Pentecost Season: Yahweh Saves! Psalm 20


Sermon: People of God, the third commandment tells us that we are not to take the Name of the Lord our God in vain. The third commandment is another way of saying: You shall have no others gods but Me, which is the first commandment. When Yahweh says we are not to take His Name in vain, He is saying that we are to carry His Name with honor. We are to bear that Name on our foreheads day and night.  We are to carry the Name of our Lord to our workplace, to our schools, in our homes, in our relationships, in our activities and in all that we do Yahweh’s Name is to be permanently a part of who we are.

We are image-bearers of Yahweh. The Lord has placed His seal upon us; He has elected us before the foundation of the world that we should be imitators of Him.

But why are we to hold, bear, and carry Yahweh’s Name with us; because as Psalm 20 declares: God saves, sustains us, upholds and answers us.  We need not be afraid if Yahweh is with us.  As the Psalmist says, “Thy Rod and Thy Staff, they comfort Me.”  These are all divine acts. God is the initiator of all good things. He defends us because we are His people and His sheep.

Psalm 20 is a model prayer for Yahweh’s Covenant people to follow in times of trouble and distress.  The Psalm tells us that if we trust in Yahweh alone, if we worship Yahweh alone and if we bear Yahweh’s Name alone in all our doings, He will remember us.  Calvin writes that this prayer was given to the church “whenever she was threatened with any danger.”[1]

This prayer is a prayer for God to intercede on behalf of civil authorities. Verse 9 tells us that it is a prayer for a King. This prayer is designed for us to call on Yahweh to direct the steps of those who are leading us.  God’s chosen people counted a privilege to live under a leader that was appointed by God.  This King was God’s appointed defender of His people. The King defended the innocent.

What is unique about this psalm is that there is no separation between church and state. The reality of the Old Covenant was that church and state worked together to accomplish the same goal: the Lordship of Yahweh in all the land. But though church and state worked together, they did not interfere in each other’s affairs. As we learned from II Chronicles 26 concerning King Uzziah, a King was not to burn incense in the temple; the temple was the responsibility of the priest. In the same manner, a priest was not to be a politician, while serving bread and wine. The priest had a prophetic role to call the civil magistrates to embrace Yahweh as Lord.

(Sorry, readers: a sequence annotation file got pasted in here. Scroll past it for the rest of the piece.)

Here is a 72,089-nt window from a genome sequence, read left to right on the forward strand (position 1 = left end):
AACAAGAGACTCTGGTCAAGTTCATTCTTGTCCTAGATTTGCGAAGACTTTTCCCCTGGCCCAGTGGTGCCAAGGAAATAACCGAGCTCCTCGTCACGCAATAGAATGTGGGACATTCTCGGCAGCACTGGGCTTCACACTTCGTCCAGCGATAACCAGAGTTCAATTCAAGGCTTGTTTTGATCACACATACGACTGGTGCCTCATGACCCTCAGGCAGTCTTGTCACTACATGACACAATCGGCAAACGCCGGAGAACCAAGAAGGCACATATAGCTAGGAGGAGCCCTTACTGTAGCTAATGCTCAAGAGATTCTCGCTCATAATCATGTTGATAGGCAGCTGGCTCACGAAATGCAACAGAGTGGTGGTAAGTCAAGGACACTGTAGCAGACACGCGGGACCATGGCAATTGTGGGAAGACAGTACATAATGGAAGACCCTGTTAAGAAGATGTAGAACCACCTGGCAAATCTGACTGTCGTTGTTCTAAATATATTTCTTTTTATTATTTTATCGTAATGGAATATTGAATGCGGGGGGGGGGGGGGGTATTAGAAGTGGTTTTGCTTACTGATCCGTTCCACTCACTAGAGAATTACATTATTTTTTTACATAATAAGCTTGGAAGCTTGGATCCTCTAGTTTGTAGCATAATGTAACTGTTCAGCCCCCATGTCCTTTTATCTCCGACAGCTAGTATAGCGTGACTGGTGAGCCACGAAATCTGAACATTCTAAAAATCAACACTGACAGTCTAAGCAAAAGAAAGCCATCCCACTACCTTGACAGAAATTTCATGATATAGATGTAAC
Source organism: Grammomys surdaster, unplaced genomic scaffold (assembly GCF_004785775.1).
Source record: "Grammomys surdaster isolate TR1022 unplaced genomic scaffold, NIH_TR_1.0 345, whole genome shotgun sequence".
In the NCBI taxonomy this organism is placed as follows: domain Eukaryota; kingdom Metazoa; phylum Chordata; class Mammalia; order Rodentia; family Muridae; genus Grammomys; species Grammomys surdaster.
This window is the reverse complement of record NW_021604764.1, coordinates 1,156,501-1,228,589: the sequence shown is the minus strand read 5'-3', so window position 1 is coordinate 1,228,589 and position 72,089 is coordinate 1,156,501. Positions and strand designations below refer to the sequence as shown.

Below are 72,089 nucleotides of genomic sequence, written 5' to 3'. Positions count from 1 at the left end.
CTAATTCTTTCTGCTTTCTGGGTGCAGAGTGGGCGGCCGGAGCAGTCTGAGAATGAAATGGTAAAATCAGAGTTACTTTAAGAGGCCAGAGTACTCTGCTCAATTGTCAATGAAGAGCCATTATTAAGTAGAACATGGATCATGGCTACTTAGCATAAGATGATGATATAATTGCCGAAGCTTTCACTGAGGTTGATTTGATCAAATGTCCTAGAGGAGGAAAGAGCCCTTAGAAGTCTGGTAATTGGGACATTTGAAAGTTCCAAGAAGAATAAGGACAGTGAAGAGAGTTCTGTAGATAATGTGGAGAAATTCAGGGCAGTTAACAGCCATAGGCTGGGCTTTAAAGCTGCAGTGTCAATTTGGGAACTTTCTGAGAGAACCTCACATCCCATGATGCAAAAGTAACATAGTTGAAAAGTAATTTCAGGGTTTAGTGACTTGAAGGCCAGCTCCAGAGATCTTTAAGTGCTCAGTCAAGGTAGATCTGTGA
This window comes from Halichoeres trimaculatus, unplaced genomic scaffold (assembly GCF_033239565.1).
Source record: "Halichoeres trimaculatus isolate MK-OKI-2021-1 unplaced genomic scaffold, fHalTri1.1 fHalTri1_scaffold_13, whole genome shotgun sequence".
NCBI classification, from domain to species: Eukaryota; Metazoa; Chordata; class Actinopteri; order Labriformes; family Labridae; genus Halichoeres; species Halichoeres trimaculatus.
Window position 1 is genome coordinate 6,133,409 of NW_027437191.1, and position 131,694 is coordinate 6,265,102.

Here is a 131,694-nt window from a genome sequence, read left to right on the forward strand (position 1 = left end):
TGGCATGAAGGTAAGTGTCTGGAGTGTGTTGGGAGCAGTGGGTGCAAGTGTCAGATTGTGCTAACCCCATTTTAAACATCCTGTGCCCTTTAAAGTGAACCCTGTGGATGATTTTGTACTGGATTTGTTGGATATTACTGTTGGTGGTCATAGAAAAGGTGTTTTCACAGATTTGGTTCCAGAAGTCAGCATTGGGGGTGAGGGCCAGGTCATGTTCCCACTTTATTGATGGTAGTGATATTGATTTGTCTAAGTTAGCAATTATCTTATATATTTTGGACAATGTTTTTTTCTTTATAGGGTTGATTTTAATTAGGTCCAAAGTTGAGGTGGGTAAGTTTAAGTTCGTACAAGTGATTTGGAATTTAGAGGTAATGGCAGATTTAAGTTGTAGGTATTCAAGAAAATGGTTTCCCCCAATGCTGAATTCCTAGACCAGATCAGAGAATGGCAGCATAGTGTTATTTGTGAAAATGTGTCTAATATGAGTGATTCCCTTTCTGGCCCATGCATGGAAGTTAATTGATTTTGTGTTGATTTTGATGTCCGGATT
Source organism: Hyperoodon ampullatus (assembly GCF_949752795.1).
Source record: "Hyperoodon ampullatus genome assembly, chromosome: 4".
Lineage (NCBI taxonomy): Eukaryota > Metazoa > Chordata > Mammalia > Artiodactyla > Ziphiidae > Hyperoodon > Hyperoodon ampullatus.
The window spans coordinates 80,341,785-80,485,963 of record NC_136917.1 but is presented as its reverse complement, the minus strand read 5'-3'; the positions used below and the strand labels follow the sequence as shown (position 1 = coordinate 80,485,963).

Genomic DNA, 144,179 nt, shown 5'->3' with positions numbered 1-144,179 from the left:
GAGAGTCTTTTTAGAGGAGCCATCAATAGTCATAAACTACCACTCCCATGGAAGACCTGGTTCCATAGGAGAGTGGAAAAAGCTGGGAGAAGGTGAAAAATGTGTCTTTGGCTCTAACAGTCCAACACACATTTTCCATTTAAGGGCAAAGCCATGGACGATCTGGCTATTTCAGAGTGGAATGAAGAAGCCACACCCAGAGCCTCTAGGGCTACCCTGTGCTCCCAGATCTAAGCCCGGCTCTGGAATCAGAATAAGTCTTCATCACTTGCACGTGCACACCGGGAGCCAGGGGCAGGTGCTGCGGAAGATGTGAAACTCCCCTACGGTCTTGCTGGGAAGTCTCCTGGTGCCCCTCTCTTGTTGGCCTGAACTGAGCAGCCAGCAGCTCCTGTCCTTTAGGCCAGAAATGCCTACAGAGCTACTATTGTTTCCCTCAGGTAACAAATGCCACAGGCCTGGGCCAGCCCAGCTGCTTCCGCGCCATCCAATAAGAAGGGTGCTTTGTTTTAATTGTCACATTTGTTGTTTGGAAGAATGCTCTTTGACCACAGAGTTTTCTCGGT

This is a psalm of David. It is possible that this is David in an old age, perhaps in the end of his life. It is a mature reflection on the need for the people of God to lift up the civil magistrates in prayer. But this is not just an Old Covenant, Old World principle, this carries on clearly in the New Covenant. In I Timothy 2, Paul urges us to pray for all those in high positions, which for us includes the president, congress, senate and all those in authority in the federal level and in a localized level. So this Psalm of David is a call for God’s chosen people in the Old Testament and in this New Age of the Kingdom.

Let’s examine this prayer a little deeper.

What is the nature of this prayer? We know that Yahweh is the Savior; apart from Him we can do nothing. The prayer is directed to the God of Jacob, but according to verse 2, the petition is that God would bring help from the sanctuary and support from Zion. The Psalmist is placing the worship gathering as a source of help to the king. He is saying that the ruler needs desperate help from the church. In essence, the church, which is the sanctuary, is the fountain of all good mercies and graces. But why is this the case? It is the case because God has ordained praise and adoration to come from his holy sanctuary; He has ordained prayers, supplications, worship, spiritual nurture, maturity and all other graces to be sought within the sanctuary. It is through the gathering of the saints in renewing our covenants with Yahweh and asking Yahweh to remember His covenant with us, to remember His covenant promises to you and to your children. We can say without a doubt that the pages of redemptive history place the church as the center of all activities in the Kingdom. To be sure, the Church is not the kingdom, but it is at its center. God promises to protect His Church from the gates of hell and by necessity He promises to protect individual families and the civil government through the means of the One, Apostolic Church. This is why the early church, the Reformers and we continue to say today “that apart from the Trinitarian-ordained Church, there is no deliverance to be found.”